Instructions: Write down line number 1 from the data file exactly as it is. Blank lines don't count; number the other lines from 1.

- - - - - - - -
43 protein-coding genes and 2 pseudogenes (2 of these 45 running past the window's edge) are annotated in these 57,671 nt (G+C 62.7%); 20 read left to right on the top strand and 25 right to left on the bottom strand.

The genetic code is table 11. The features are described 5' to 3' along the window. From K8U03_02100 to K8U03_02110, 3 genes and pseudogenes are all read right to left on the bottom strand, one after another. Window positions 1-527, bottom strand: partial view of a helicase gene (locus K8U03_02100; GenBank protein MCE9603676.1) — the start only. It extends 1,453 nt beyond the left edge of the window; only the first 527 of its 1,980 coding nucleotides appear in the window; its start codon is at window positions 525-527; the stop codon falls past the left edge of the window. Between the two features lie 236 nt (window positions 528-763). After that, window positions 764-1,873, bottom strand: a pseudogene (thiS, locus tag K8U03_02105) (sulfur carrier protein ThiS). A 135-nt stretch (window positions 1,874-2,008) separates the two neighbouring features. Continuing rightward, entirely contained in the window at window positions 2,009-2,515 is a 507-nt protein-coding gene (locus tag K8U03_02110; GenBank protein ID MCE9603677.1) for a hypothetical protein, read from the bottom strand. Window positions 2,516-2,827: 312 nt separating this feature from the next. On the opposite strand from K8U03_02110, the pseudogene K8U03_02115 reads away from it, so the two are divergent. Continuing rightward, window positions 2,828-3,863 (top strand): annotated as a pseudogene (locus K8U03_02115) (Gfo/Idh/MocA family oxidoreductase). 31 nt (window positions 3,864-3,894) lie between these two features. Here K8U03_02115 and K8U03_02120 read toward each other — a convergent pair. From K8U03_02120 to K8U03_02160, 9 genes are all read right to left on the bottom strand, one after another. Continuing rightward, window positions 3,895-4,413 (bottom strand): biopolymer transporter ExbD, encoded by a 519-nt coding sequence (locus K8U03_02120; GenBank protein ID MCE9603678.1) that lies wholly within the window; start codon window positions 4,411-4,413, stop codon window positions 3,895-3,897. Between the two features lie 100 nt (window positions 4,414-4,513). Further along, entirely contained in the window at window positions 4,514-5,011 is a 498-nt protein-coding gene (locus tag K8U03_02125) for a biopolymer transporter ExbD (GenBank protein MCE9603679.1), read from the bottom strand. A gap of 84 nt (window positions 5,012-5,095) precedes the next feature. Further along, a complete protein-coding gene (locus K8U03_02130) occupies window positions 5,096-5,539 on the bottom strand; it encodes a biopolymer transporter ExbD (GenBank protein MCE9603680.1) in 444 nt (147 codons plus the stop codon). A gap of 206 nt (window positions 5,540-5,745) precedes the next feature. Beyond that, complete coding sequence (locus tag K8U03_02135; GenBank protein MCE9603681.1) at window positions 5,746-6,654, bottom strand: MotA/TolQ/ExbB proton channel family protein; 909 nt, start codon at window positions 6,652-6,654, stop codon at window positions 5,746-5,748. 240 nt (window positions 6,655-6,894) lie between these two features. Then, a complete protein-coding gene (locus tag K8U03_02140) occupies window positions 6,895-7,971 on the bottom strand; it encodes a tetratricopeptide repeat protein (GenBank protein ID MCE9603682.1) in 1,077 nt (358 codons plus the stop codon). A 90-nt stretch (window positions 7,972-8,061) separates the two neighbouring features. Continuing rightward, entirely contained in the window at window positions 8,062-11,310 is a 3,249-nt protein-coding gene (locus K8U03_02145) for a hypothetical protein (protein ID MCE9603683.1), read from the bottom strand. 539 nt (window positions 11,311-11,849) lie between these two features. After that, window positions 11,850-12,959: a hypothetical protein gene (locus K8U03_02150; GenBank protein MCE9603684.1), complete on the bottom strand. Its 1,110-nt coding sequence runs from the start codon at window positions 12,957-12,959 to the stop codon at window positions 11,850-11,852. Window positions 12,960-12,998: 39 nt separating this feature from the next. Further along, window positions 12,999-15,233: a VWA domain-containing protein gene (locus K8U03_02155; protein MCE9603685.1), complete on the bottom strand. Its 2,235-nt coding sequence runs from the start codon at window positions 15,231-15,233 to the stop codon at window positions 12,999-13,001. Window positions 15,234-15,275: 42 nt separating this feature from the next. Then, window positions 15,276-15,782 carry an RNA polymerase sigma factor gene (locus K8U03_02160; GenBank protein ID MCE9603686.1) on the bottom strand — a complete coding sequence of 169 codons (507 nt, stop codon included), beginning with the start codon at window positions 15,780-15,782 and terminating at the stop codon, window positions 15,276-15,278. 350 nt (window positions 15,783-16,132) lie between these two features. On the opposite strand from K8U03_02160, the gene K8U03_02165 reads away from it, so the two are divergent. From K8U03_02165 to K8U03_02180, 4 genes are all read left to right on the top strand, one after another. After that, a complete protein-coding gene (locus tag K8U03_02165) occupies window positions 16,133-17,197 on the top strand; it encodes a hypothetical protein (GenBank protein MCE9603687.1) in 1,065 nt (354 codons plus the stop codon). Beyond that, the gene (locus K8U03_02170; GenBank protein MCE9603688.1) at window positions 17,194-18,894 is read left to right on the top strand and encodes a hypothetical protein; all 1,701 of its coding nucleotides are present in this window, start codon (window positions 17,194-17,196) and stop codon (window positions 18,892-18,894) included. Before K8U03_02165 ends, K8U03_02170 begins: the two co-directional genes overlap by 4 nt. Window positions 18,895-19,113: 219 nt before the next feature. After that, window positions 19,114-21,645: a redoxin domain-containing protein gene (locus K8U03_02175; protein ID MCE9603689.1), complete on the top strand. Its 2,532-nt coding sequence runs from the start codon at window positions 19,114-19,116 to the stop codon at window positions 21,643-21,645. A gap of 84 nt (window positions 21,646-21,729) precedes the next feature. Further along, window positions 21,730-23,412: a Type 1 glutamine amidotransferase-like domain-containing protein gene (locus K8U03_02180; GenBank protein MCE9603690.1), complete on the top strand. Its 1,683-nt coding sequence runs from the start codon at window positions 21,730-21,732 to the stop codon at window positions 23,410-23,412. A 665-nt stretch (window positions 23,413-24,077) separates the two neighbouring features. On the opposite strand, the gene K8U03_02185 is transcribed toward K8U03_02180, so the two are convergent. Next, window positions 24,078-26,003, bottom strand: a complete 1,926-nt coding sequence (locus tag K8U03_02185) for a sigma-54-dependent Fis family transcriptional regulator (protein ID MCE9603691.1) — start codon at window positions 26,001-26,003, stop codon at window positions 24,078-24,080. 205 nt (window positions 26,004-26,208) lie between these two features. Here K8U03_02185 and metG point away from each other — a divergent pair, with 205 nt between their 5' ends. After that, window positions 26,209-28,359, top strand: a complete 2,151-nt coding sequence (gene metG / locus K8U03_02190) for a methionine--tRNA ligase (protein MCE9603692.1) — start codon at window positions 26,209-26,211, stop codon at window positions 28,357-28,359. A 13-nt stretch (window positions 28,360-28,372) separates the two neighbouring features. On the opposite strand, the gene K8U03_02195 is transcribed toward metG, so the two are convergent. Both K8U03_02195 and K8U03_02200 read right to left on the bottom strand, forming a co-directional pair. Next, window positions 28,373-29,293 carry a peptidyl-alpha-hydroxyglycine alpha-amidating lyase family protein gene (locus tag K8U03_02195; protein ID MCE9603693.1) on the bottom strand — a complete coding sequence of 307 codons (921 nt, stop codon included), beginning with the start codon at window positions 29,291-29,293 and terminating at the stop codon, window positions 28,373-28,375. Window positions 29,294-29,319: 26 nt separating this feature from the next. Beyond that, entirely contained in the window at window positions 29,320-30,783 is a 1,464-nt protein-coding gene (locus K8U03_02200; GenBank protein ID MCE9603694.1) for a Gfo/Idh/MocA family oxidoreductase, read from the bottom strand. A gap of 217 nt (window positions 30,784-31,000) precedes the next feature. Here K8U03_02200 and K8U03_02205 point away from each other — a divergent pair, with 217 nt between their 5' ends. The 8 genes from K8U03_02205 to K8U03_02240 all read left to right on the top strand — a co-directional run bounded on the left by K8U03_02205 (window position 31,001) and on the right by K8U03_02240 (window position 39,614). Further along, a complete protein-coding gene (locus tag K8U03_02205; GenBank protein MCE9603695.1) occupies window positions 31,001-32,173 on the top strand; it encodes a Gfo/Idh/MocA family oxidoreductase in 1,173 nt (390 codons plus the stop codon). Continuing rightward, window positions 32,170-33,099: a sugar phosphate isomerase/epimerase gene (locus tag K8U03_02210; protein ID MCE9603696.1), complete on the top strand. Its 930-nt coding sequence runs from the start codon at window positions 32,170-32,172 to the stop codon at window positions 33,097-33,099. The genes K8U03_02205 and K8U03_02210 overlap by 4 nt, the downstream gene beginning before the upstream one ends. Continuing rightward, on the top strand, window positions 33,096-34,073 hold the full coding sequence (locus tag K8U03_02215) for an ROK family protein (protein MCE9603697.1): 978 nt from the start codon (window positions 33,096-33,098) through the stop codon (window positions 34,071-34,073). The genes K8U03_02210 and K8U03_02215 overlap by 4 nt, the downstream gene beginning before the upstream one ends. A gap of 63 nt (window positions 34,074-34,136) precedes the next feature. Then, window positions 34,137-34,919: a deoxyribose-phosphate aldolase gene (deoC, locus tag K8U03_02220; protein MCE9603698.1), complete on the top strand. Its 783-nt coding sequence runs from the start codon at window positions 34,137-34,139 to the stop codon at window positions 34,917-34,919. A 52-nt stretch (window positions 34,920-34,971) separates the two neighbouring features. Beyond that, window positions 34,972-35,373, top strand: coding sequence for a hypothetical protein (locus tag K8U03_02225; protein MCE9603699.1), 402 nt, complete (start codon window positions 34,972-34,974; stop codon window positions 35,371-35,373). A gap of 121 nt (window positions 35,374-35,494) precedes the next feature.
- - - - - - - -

43 protein-coding genes and 2 pseudogenes (2 of these 45 running past the window's edge) are annotated in these 57,671 nt (G+C 62.7%); 20 read left to right on the top strand and 25 right to left on the bottom strand.